5 Pages Posted: 14 Aug 2010 Last revised: 21 Oct 2010
Date Written: August 14, 2010
The Redmond Products instructional problem exposes pitfalls of traditional absorption product costing systems. It promotes a discussion of errors inherent treating manufacturing overhead costs as “indirect” costs that should be “allocated” to products using a predetermined manufacturing overhead rate.
The problem is appropriate for use in Managerial Accounting and Cost Accounting courses. The author uses it at the point in the course when he transitions from traditional absorption costing to activity-based costing (ABC). It can also be used by accountants and management consultants to concisely explain the nature and consequences of design flaws in traditional product costing systems to senior managers.
In the problem, the company manufactures Red and Blue products that are identical, except for their colors. The reported costs are $22.00 per unit for each product. One day, the Red product manager decides to lease a machine for $3,000,000 per month that would reduce direct labor costs by $3,000,000 per month. This cost-neutral decision has a significant impact on reported product costs: Red product unit costs decrease by more than 50% and Blue product (whose manager did nothing at all) costs increase by more than 50%.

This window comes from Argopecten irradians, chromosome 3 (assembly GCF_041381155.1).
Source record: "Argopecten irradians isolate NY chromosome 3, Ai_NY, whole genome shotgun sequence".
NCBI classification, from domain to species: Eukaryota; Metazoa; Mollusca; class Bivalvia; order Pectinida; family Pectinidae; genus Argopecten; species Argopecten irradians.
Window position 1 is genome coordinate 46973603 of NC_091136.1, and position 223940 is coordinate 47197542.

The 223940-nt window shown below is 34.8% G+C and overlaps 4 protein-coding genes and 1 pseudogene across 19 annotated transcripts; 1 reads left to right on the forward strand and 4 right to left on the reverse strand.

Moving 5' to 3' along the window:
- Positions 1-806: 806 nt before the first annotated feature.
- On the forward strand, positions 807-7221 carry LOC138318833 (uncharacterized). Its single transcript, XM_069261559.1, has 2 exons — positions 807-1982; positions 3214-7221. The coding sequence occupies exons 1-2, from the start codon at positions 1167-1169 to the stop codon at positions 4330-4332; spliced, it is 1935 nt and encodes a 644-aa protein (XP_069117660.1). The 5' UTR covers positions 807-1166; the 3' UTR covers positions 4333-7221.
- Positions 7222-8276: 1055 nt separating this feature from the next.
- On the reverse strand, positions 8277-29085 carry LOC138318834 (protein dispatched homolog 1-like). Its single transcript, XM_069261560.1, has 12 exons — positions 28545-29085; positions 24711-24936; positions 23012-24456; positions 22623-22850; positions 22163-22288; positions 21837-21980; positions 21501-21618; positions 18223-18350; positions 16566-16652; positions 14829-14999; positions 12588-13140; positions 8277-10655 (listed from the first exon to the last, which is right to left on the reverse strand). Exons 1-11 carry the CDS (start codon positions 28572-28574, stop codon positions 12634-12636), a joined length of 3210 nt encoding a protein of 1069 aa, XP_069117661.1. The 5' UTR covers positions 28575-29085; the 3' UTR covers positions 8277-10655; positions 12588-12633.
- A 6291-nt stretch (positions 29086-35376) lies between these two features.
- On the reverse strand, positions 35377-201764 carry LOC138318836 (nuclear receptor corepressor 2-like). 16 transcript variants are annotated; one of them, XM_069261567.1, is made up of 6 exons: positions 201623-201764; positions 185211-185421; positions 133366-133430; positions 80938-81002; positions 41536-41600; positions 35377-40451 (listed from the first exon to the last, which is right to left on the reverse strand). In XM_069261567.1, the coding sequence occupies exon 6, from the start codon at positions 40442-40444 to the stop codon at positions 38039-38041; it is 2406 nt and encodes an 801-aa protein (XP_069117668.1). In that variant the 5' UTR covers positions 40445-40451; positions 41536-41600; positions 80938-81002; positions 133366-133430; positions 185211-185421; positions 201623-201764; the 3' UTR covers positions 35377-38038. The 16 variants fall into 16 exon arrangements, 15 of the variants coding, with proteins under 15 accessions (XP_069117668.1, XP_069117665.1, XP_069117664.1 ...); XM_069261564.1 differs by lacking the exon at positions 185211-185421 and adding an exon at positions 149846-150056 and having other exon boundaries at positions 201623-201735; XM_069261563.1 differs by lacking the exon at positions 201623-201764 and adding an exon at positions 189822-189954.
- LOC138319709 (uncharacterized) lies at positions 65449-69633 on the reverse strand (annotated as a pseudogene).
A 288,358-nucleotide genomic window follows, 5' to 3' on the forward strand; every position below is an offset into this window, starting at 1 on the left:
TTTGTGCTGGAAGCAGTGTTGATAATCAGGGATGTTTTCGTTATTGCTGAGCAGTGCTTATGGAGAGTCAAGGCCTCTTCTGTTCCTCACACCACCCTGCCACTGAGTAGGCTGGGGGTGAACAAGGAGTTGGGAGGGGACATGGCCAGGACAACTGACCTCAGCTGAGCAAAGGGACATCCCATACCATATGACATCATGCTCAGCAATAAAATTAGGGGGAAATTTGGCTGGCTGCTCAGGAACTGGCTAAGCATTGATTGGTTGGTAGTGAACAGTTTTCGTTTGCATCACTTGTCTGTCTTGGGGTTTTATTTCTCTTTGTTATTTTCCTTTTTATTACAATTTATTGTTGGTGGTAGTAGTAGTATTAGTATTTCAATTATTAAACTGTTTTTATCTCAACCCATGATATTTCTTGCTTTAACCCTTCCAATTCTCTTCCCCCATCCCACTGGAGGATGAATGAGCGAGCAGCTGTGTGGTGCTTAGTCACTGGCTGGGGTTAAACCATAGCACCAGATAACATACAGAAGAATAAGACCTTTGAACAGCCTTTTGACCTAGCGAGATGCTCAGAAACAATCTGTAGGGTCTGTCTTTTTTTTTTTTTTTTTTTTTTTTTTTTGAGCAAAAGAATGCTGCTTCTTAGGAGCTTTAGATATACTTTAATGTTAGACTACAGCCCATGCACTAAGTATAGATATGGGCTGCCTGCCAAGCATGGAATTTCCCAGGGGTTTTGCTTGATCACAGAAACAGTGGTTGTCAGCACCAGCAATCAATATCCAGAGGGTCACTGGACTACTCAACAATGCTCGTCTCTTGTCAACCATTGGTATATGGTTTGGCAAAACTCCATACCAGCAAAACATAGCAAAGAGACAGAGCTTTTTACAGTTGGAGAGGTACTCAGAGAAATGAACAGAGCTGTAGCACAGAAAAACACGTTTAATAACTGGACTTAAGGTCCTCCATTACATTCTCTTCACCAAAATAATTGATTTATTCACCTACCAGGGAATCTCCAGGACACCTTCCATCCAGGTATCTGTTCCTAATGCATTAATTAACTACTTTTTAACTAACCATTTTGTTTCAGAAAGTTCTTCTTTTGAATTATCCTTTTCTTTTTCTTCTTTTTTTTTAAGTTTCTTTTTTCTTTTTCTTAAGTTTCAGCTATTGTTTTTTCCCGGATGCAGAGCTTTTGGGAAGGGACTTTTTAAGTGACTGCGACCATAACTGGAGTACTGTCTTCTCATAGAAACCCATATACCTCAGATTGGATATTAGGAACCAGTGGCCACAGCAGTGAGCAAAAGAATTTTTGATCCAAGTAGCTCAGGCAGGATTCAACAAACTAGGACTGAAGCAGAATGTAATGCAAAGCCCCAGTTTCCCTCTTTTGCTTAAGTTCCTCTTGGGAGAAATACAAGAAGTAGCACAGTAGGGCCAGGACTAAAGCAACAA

Despite common practice regarding cost classification, not all manufacturing overhead costs are “indirect costs.” The monthly cost of the leased machine in this problem is a “direct cost” of producing the Red Sphere product - and only that product. Direct costs should be causally “assigned” to products, rather than arbitrarily “allocated” to products according to a simple formula, without regard to the consumption of resources used to manufacture individual products.
Since the leased machine is used to manufacture only the Red product, it should be treated as a “direct” cost of that product. Traditional absorption costing “allocates” only 20% ($600,000 per month) of the machine cost to the Red product – and 80% ($2,400,000) of the cost to the Blue product. This problem promotes a discussion of the perils of rampant and unexposed allocation errors that are inherent in the design of traditional absorption costing systems.
Keywords: Cost Management, Cost Accounting, Managerial Accounting, Activity-Based Costing (ABC)
JEL Classification: M49
Suggested Citation: Suggested Citation